WASHINGTON -- Today, I was honored to join President Biden, Australian Prime Minister Albanese, and U.K. Prime Minister Sunak as they announced the AUKUS Optimal Pathway, a commitments-based, phased plan for Australia to acquire conventionally-armed, nuclear-powered submarines. This is the next step forward in the transformational partnership among our three great democracies.
In September 2021, the United States, Australia, and the United Kingdom laid out an ambitious vision for our countries that will strengthen our combined military capabilities, boost our defense industrial capacity, enhance our ability to deter aggression, and promote our shared goal of a free and open Indo-Pacific. AUKUS is a shared, long-term investment that will allow us to build defense advantages that endure for decades to come.
One of the most important parts of this partnership is increasing each of our countries’ submarine capabilities. Under the first phase of the Optimal Pathway, the United States and the United Kingdom will immediately increase port visits of conventionally-armed, nuclear-powered submarines in Australia and then, as early as 2027, will begin rotating through Australia under Submarine Rotational Force-West. In the next phase, the United States intends to sell three Virginia-class submarines to Australia in the 2030s, with the potential to sell up to two more if needed. Finally, Australia and the United Kingdom will develop and deploy SSN-AUKUS, a new conventionally-armed, nuclear-powered submarine that incorporates critical U.S. technologies. Each phase of the Optimal Pathway will set the highest nuclear nonproliferation standards.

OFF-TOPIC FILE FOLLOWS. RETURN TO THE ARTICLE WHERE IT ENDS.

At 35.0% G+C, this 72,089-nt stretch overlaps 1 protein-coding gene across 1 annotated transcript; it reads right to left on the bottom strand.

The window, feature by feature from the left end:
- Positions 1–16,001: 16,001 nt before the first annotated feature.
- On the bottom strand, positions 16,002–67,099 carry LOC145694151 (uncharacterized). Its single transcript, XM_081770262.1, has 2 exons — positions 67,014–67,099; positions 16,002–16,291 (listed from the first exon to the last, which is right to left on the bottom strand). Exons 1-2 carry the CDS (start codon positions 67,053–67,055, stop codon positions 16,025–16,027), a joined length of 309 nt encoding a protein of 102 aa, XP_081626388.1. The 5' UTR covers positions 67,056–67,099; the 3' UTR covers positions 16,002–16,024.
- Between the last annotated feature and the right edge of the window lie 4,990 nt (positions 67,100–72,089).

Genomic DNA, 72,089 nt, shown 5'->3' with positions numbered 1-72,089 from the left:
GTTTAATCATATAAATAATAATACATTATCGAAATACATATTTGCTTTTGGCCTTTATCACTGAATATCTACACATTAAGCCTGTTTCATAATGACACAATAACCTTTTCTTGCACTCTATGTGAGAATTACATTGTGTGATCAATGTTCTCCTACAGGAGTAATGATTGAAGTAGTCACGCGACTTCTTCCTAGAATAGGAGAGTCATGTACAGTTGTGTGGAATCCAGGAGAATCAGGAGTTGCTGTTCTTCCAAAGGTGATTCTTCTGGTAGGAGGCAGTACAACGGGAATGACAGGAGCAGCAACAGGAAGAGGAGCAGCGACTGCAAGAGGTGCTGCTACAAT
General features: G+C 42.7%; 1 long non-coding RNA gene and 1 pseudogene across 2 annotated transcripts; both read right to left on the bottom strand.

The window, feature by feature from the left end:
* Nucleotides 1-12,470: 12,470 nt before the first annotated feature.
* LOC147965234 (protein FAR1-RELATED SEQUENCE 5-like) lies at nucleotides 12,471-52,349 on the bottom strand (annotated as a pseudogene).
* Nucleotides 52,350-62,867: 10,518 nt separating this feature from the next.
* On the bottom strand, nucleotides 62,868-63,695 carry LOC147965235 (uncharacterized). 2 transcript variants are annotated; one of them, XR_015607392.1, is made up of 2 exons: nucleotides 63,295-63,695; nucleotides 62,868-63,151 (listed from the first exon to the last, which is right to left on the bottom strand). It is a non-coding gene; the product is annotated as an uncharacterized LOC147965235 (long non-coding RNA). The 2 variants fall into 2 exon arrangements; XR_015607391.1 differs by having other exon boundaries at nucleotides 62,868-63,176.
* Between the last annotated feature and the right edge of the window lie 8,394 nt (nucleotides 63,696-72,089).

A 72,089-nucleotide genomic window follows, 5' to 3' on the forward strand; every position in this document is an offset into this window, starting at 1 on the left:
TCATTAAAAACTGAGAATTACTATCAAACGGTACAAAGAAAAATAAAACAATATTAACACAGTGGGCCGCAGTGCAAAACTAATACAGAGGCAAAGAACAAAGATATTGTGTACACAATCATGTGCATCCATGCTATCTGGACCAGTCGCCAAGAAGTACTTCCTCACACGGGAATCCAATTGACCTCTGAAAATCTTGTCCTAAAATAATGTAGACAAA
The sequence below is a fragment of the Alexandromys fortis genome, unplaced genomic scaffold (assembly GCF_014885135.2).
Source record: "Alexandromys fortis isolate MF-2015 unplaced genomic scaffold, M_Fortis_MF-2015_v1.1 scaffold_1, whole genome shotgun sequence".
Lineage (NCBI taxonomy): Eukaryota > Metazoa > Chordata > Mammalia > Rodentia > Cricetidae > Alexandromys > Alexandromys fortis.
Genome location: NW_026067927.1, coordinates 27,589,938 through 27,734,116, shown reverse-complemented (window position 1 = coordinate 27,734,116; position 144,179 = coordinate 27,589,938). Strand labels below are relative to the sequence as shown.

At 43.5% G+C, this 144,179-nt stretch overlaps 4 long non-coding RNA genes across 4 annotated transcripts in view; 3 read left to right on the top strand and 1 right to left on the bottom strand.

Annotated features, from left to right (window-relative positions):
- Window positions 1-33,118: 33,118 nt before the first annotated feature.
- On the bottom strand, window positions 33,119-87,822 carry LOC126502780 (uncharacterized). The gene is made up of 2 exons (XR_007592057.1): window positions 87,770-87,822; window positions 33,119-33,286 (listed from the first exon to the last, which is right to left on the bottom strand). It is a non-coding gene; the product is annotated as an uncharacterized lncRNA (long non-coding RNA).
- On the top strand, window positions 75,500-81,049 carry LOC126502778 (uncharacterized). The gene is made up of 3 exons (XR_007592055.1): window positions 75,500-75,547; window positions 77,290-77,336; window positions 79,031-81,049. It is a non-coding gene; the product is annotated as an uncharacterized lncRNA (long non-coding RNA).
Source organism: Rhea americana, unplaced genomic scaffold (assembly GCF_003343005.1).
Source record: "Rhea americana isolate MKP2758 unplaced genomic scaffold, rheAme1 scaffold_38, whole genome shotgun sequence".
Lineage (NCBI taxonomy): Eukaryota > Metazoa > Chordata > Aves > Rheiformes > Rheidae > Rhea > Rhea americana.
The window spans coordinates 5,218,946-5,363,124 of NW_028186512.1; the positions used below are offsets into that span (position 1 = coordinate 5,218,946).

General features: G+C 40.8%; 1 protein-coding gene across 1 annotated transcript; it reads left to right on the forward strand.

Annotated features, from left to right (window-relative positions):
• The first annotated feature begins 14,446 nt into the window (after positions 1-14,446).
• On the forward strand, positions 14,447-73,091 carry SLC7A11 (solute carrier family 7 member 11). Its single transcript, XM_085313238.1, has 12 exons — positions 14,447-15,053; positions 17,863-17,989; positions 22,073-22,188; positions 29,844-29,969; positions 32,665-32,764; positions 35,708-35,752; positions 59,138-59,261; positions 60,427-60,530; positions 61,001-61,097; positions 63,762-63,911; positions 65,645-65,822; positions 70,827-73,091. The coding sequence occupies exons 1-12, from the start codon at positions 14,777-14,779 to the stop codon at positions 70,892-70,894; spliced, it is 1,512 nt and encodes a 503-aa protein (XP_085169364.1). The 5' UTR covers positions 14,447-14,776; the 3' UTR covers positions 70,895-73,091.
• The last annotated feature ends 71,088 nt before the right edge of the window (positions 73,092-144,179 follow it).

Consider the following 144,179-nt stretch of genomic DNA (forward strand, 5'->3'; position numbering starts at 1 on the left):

We’re also working to strengthen our countries’ industrial bases; to eliminate barriers to information-sharing and technological cooperation; and to develop and deliver advanced capabilities in such areas as artificial intelligence, hypersonics, and maritime domain awareness. All these investments will allow us to work more closely with our valued and highly capable allies to deter aggression in the Indo-Pacific—a region whose future is crucial for U.S. national security and the rules-based international order that makes us all safer.
I would like to thank the many public servants in all three proud democracies whose hard work has made this historic announcement possible. I look forward to working with my team and with our Australian and British counterparts to continue to move toward our shared vision of a stable, secure Indo-Pacific and an open world of rules and rights.